Country Music Hall of Famer Ralph Emery Dies, the Country Music Community Reacts

Ralph Emery, known for hosting TNN's popular "Nashville Now," died Saturday at a Nashville-area hospital.

Walter Ralph Emery, a member of the Country Music Hall of Fame, National Radio Hall of Fame and a New York Times best-selling author, passed away Saturday while surrounded by his family at Tristar Centennial Medical Center in Nashville.

Emery was 88 years old.

A statement from Emery’s family said he “passed away peacefully” and had a “deep love for his family, his friends and his fans.”

“Ralph Emery’s impact in expanding country music’s audience is incalculable,” said Kyle Young, CEO, Country Music Hall of Fame and Museum. “On radio and on television, he allowed fans to get to know the people behind the songs. Ralph was more a grand conversationalist than a calculated interviewer, and it was his conversations that revealed the humor and humanity of Tom T. Hall, Barbara Mandrell, Tex Ritter, Marty Robbins and many more. Above all, he believed in music and in the people who make it.”

Emery was born March 10, 1933, in McEwen, Tennessee. While his family was troubled, Emery found a measure of peace at his grandparents’ farm and later in a radio booth at various local radio stations.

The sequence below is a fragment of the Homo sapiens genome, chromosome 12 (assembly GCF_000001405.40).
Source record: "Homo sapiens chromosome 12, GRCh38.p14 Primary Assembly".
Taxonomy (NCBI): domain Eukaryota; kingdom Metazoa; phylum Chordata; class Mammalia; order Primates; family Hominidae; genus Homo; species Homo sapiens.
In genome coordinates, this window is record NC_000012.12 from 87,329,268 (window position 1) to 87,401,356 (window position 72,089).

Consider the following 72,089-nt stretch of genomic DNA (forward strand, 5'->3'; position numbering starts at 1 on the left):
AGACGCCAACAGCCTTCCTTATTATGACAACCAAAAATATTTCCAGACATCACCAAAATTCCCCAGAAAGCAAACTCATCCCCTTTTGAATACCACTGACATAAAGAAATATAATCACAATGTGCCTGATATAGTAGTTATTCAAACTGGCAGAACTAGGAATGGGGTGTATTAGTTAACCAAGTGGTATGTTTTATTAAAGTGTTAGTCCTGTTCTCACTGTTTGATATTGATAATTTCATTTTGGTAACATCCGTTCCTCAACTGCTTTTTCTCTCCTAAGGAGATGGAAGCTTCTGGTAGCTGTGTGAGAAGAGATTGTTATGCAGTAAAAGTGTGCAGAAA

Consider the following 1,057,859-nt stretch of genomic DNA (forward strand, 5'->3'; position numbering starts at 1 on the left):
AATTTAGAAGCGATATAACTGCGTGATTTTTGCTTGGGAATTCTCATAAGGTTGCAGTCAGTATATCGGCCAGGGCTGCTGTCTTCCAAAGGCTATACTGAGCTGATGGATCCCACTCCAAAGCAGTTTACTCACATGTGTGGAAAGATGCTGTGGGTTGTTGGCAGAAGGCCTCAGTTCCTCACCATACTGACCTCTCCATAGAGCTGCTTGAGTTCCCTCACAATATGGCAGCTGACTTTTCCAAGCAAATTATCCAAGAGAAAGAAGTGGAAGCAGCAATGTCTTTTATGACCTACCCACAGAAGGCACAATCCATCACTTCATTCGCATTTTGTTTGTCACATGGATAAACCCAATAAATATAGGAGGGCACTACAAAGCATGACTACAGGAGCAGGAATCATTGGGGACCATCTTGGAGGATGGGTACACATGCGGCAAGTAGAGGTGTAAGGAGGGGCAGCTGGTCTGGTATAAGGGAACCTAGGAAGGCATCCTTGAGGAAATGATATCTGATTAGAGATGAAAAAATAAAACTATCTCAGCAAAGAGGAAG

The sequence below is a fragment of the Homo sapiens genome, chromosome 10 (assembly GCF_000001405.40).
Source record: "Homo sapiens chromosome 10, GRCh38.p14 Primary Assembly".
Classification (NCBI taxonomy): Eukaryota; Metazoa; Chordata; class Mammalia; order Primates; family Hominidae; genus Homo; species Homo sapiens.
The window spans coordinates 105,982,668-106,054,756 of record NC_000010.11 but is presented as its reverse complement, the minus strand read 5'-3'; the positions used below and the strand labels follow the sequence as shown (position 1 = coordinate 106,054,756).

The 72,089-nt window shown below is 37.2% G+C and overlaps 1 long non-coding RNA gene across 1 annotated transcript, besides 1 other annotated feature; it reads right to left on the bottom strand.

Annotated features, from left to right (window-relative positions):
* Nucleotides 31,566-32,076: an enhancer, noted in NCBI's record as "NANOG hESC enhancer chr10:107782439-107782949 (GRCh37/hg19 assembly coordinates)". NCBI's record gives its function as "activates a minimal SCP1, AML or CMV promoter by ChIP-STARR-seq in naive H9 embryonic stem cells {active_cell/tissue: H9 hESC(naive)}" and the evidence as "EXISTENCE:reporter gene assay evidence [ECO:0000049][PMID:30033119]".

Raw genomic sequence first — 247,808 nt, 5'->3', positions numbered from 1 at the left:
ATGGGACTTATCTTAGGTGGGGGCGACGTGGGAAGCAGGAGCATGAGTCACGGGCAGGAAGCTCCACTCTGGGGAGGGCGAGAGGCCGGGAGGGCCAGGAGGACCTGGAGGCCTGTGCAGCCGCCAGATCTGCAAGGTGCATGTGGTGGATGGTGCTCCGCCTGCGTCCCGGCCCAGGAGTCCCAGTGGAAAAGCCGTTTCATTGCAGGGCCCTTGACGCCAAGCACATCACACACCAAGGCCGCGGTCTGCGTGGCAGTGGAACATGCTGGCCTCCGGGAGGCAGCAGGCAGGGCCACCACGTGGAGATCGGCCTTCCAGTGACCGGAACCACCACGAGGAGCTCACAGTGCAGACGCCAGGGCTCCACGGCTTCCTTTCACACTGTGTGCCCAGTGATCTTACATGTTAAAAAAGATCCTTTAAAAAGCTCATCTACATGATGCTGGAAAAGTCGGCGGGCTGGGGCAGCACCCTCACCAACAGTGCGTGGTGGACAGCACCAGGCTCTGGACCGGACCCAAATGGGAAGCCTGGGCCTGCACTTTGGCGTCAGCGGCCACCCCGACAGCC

Emery’s breakthrough career moment came in November of 1957 when he landed a job as the late-night host on Nashville’s WSM radio station. His informal conversation style and familial open door policy won the trust of country music’s elite.

He was an announcer on the Grand Ole Opry from 1961-1964, and he earned his first television show – the early-morning “Opry Almanac” in 1963 – on WSM-TV. He shifted to afternoons from 1966-1969 with “Sixteenth Avenue” and started his highly popular early morning “The Ralph Emery Show” in 1972. The show ran for 19 years. In addition, Emery hosted the nationally syndicated weekly TV series “Pop Goes the Country” from 1974 to 1980 and the Nashville Network’s primetime country music talk show “Nashville Now” from 1983 to 1993.

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